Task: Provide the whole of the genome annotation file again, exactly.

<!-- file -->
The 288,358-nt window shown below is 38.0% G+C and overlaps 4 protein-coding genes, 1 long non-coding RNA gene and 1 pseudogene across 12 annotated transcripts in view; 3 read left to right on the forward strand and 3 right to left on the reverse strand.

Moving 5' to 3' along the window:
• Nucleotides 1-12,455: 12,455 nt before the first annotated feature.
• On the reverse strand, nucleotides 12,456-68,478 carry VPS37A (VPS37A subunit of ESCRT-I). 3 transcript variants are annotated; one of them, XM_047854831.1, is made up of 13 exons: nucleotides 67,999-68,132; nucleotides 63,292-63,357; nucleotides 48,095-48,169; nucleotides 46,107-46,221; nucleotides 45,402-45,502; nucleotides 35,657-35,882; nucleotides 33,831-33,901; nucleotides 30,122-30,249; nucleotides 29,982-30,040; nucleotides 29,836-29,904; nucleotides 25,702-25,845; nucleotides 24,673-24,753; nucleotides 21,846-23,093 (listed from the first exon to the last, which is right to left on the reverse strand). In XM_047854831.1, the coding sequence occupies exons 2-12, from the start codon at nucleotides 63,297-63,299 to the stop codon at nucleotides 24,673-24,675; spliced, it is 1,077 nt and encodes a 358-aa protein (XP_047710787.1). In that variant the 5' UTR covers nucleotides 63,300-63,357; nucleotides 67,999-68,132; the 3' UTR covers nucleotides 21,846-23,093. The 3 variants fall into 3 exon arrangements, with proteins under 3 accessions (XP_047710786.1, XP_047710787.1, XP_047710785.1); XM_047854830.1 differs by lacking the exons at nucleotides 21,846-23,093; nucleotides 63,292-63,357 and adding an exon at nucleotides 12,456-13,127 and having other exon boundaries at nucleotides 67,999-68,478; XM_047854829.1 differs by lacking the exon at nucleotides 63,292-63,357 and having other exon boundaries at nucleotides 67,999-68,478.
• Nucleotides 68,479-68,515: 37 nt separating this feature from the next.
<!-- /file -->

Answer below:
The 288,358-nt window shown below is 38.0% G+C and overlaps 4 protein-coding genes, 1 long non-coding RNA gene and 1 pseudogene across 12 annotated transcripts in view; 3 read left to right on the forward strand and 3 right to left on the reverse strand.

Moving 5' to 3' along the window:
• Nucleotides 1-12,455: 12,455 nt before the first annotated feature.
• On the reverse strand, nucleotides 12,456-68,478 carry VPS37A (VPS37A subunit of ESCRT-I). 3 transcript variants are annotated; one of them, XM_047854831.1, is made up of 13 exons: nucleotides 67,999-68,132; nucleotides 63,292-63,357; nucleotides 48,095-48,169; nucleotides 46,107-46,221; nucleotides 45,402-45,502; nucleotides 35,657-35,882; nucleotides 33,831-33,901; nucleotides 30,122-30,249; nucleotides 29,982-30,040; nucleotides 29,836-29,904; nucleotides 25,702-25,845; nucleotides 24,673-24,753; nucleotides 21,846-23,093 (listed from the first exon to the last, which is right to left on the reverse strand). In XM_047854831.1, the coding sequence occupies exons 2-12, from the start codon at nucleotides 63,297-63,299 to the stop codon at nucleotides 24,673-24,675; spliced, it is 1,077 nt and encodes a 358-aa protein (XP_047710787.1). In that variant the 5' UTR covers nucleotides 63,300-63,357; nucleotides 67,999-68,132; the 3' UTR covers nucleotides 21,846-23,093. The 3 variants fall into 3 exon arrangements, with proteins under 3 accessions (XP_047710786.1, XP_047710787.1, XP_047710785.1); XM_047854830.1 differs by lacking the exons at nucleotides 21,846-23,093; nucleotides 63,292-63,357 and adding an exon at nucleotides 12,456-13,127 and having other exon boundaries at nucleotides 67,999-68,478; XM_047854829.1 differs by lacking the exon at nucleotides 63,292-63,357 and having other exon boundaries at nucleotides 67,999-68,478.
• Nucleotides 68,479-68,515: 37 nt separating this feature from the next.